Highlights from the ASGCT 23rd Annual Meeting
AAV Integration Analysis After Long Term Follow-up in Hemophilia A Dogs Reveals the Genetic Consequences of AAV-Mediated Gene Correction
John K. Everett1, Giang N. Nguyen2, Hayley Raymond1, Aiofe Roche1, Samita Kafle2, Christian Wood2, Jacob Leiby1, Elizabeth P. Merricks3, Haig H. Kazazian4, Timothy C. Nichols3, Frederic D. Bushman1, Denise E. Sabatino2,5
1Department of Microbiology, Perelman School of Medicine, The University of Pennsylvania, Philadelphia, PA
2The Raymond G. Perelman Center for Cellular and Molecular Therapeutics, The Children’s Hospital of Philadelphia, Philadelphia, PA
3Department of Pathology and Laboratory Medicine, University of North Carolina, Chapel Hill, NC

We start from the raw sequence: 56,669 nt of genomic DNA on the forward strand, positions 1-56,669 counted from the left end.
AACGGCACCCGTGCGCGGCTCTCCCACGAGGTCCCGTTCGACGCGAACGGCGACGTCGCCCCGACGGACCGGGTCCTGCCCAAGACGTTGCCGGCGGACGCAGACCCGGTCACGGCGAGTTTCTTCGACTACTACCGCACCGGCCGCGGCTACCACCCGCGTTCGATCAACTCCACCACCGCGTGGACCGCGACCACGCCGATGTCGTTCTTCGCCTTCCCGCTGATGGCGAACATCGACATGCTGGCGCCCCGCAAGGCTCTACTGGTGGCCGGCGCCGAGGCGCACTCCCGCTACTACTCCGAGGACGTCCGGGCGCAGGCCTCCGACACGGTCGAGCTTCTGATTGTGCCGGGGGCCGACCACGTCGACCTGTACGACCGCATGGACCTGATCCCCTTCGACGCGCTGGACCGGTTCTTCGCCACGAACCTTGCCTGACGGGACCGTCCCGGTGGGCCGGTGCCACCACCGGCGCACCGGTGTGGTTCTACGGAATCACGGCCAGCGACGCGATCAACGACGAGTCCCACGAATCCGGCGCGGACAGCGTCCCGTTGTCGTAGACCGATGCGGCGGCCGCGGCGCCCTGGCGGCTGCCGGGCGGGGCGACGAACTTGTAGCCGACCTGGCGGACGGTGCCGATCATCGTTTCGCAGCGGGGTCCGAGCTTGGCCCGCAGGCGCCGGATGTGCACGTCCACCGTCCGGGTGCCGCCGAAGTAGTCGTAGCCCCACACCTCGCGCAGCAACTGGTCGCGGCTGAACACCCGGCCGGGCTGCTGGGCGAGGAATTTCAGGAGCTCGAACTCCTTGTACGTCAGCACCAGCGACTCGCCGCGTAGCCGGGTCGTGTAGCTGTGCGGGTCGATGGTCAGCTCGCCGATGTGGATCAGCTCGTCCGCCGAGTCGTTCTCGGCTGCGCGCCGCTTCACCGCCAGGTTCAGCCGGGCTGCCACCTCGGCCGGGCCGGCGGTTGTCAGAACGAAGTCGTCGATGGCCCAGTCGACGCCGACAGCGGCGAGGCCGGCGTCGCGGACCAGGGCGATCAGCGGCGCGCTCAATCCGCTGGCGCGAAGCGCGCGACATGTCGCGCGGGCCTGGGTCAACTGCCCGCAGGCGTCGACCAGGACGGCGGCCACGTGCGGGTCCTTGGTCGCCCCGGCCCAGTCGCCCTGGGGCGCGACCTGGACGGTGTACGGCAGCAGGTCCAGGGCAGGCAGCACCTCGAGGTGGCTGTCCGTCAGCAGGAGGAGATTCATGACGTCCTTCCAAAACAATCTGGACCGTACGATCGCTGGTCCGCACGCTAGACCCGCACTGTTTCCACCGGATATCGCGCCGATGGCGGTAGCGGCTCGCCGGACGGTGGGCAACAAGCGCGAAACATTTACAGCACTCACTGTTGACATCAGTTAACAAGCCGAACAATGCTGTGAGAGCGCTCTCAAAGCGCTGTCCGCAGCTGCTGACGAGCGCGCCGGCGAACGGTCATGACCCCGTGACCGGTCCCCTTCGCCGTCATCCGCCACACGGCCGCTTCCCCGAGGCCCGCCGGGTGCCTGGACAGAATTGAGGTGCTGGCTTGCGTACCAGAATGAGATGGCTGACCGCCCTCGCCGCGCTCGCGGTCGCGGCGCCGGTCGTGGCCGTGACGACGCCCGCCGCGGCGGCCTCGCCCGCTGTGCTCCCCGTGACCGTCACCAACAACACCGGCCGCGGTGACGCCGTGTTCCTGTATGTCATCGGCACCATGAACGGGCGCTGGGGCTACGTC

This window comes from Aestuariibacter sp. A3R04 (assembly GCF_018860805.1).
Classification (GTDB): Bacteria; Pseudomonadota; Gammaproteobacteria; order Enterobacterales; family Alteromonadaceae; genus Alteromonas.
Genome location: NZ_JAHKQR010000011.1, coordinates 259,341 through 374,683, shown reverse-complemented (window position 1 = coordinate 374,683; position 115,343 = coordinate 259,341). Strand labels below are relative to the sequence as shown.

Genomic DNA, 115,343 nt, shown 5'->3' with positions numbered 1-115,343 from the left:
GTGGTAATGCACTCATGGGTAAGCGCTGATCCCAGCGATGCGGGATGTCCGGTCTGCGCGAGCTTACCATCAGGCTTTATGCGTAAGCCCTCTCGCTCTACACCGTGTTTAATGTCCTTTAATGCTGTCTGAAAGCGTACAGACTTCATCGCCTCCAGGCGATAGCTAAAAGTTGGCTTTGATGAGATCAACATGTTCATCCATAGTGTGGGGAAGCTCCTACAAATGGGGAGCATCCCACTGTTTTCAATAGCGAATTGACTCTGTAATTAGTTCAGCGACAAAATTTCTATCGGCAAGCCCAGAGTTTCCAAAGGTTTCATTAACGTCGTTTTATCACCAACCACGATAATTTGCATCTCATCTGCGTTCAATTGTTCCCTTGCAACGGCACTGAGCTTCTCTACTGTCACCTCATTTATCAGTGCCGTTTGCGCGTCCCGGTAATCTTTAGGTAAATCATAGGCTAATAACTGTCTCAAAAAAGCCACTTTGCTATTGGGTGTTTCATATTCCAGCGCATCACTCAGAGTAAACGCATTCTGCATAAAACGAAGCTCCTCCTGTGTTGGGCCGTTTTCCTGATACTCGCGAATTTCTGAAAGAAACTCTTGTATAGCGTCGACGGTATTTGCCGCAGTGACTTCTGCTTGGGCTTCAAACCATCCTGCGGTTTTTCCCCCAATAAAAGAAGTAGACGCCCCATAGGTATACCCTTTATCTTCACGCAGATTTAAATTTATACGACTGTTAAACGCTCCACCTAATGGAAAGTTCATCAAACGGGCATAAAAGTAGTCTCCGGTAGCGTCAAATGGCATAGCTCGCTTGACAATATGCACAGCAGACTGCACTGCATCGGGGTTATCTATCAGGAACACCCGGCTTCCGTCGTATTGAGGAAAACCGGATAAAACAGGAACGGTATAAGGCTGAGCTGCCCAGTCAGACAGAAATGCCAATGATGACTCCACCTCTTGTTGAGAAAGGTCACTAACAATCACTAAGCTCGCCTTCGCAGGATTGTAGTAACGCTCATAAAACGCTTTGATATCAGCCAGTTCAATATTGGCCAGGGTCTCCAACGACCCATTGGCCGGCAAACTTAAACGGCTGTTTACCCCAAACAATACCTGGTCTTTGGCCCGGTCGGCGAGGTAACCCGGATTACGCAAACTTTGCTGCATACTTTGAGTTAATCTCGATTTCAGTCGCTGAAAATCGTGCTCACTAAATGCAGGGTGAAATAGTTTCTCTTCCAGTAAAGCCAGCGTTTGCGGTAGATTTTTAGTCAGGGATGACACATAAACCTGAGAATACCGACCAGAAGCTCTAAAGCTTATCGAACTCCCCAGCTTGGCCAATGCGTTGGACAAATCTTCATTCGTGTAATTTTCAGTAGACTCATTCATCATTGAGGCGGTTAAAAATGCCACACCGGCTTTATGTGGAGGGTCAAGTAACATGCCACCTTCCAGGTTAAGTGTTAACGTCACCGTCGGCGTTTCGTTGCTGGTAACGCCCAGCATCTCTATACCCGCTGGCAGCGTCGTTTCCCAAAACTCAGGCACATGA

4Institute of Genetic Medicine, Johns Hopkins School of Medicine, Baltimore, MD
5Department of Pediatrics, Perelman School of Medicine, The University of Pennsylvania, Philadelphia, PA
Key Data Points
This study involved long-term (up to 10 years) follow-up of 9 hemophilia A dogs treated with canine FVIII (cFVIII) gene therapy. The cFVIII gene was delivered to HA dogs using AAV8 or AAV9 using two delivery approaches: two chain delivery that co-delivered the heavy chain and the light chain in 2 separate vectors, or B-domain deleted cFVIII in a single AAV8 vector.
Vector copy number and integration target site analyses demonstrated expanded clones with integrated AAV molecules, including a clone containing an intact vector. No dogs demonstrated evidence of tumorigenesis, suggesting the clonal expansion and integration events were not associated with malignancies.